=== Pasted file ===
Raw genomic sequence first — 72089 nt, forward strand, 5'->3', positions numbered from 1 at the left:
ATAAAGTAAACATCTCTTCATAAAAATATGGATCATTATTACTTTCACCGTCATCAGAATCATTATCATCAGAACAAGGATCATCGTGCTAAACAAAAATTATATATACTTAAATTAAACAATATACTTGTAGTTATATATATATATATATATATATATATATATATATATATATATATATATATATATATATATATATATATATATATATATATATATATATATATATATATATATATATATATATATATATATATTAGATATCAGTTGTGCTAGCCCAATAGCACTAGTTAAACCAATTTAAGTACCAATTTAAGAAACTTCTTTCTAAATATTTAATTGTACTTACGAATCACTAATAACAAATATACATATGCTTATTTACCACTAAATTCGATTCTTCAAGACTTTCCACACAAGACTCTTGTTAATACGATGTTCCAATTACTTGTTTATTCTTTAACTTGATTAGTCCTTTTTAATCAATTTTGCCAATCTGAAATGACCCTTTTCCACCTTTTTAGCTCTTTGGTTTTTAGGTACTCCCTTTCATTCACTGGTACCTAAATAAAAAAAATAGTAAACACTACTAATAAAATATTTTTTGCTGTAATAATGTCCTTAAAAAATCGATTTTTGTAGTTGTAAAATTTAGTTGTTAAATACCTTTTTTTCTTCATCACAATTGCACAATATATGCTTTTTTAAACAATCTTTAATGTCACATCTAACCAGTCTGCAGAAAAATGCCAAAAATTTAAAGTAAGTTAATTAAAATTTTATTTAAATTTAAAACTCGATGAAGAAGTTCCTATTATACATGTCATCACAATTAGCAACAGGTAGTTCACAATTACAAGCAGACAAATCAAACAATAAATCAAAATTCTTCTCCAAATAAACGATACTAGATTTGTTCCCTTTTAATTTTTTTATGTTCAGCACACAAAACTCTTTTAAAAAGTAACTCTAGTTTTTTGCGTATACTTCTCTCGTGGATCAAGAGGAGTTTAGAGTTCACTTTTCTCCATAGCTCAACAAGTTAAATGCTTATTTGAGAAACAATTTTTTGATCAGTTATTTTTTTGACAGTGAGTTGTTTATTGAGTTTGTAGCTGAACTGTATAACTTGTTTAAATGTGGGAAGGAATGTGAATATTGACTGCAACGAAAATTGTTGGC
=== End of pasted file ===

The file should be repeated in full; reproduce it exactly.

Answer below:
Raw genomic sequence first — 72089 nt, forward strand, 5'->3', positions numbered from 1 at the left:
ATAAAGTAAACATCTCTTCATAAAAATATGGATCATTATTACTTTCACCGTCATCAGAATCATTATCATCAGAACAAGGATCATCGTGCTAAACAAAAATTATATATACTTAAATTAAACAATATACTTGTAGTTATATATATATATATATATATATATATATATATATATATATATATATATATATATATATATATATATATATATATATATATATATATATATATATATATATATATATATATATATATATATATTAGATATCAGTTGTGCTAGCCCAATAGCACTAGTTAAACCAATTTAAGTACCAATTTAAGAAACTTCTTTCTAAATATTTAATTGTACTTACGAATCACTAATAACAAATATACATATGCTTATTTACCACTAAATTCGATTCTTCAAGACTTTCCACACAAGACTCTTGTTAATACGATGTTCCAATTACTTGTTTATTCTTTAACTTGATTAGTCCTTTTTAATCAATTTTGCCAATCTGAAATGACCCTTTTCCACCTTTTTAGCTCTTTGGTTTTTAGGTACTCCCTTTCATTCACTGGTACCTAAATAAAAAAAATAGTAAACACTACTAATAAAATATTTTTTGCTGTAATAATGTCCTTAAAAAATCGATTTTTGTAGTTGTAAAATTTAGTTGTTAAATACCTTTTTTTCTTCATCACAATTGCACAATATATGCTTTTTTAAACAATCTTTAATGTCACATCTAACCAGTCTGCAGAAAAATGCCAAAAATTTAAAGTAAGTTAATTAAAATTTTATTTAAATTTAAAACTCGATGAAGAAGTTCCTATTATACATGTCATCACAATTAGCAACAGGTAGTTCACAATTACAAGCAGACAAATCAAACAATAAATCAAAATTCTTCTCCAAATAAACGATACTAGATTTGTTCCCTTTTAATTTTTTTATGTTCAGCACACAAAACTCTTTTAAAAAGTAACTCTAGTTTTTTGCGTATACTTCTCTCGTGGATCAAGAGGAGTTTAGAGTTCACTTTTCTCCATAGCTCAACAAGTTAAATGCTTATTTGAGAAACAATTTTTTGATCAGTTATTTTTTTGACAGTGAGTTGTTTATTGAGTTTGTAGCTGAACTGTATAACTTGTTTAAATGTGGGAAGGAATGTGAATATTGACTGCAACGAAAATTGTTGGC